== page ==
The 48-year old Cornegy’s meteoric rise to prominence in Brooklyn can only fuel speculation about the future of Towns, who was plucked from Capitol Hill leadership when fellow House Democrats decided he was too soft to take on incoming Government Reform Committee Chair Rep. Darrell Issa (R-CA), the wealthy, telegenic west coast Republican who is itching to find a scandal within the Obama Administration.  Instead, Towns – who was just Chair of that same Committee before the GOP rushed in like mad Scotsman – found himself ceremoniously dumped by colleagues who openly defied the party seniority system, picking Baltimore brawler Rep. Elijah Cummings (D-MD). That move ensured an effective Hill blocker for President Obama.  Towns shrugged. It was what it was.  He’s still king of Brooklyn.

Could Cornegy’s sudden rise, and the chatter in Brooklyn about him, bring us any closer to knowing who will take the Congressman’s place when retirement nears (barring any unforgiving Brooklyn-baked scandal)?  That’s the real talk – maybe. Well … names keep getting thrown about in that question, and there is no definitive answer. It most definitely, at this stage, won’t be former reality TV kid wonder, self-described “hip hop intellectual” and reformed woman-slapper Kevin Powell, who has ran a perennial Congressional campaign against Towns since the mid-2000s.  With little fundraising, lack of organization and an inability to connect with the 10th District’s senior citizens (who, ultimately, make final voting decisions) Powell, obviously, didn’t make the district machine cut.  The 6’10” dreadlocked, sharply-suited Cornegy, Jr., in some ways, does.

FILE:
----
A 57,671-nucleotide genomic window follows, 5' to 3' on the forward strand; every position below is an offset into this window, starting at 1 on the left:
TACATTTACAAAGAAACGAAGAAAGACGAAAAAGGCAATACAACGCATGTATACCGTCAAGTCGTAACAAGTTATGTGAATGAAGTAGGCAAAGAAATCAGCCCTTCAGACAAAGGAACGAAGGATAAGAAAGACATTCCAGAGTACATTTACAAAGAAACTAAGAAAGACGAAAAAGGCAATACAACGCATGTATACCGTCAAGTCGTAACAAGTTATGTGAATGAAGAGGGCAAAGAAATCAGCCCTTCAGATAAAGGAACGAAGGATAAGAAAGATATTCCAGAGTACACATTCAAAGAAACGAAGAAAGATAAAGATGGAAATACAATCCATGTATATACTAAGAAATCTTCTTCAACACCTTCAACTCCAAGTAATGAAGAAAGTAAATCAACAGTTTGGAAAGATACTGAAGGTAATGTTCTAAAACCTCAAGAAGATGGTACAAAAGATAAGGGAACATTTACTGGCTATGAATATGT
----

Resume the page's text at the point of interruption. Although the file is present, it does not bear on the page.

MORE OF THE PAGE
“Even my size 16 shoe may have some difficulty fitting in those footsteps,” said Cornegy back in 2009 when running for Al Vann’s City Council seat, describing icons such as Shirley Chisolm and others who served as models for the under-50 up-and-comer. “But I have spent years getting ready, mentally, spiritually and experientially for this post.”



About the Author

Charles Ellison
Charles D. Ellison, Managing Editor for Politic365.com, Washington Correspondent for The Philadelphia Tribune and a weekly political analyst providing insight on WDAS-FM (Philadelphia), WVON-AM (Chicago) and KSRO-AM (Sonoma County, CA). He is author of the critically-acclaimed urban political thriller TANTRUM. More information can be found at http://www.cdellison.com




 
 

 
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8 Comments


  1. Kevin Harewood

    I wonder what is the agenda of the author of this piece when he immediate puts Robert Cornegy in line for congress. Isn’t that disrespectful to people like Charles Barron and Hakeem Jeffries who are running against Towns THIS year by assuming they are going to lose?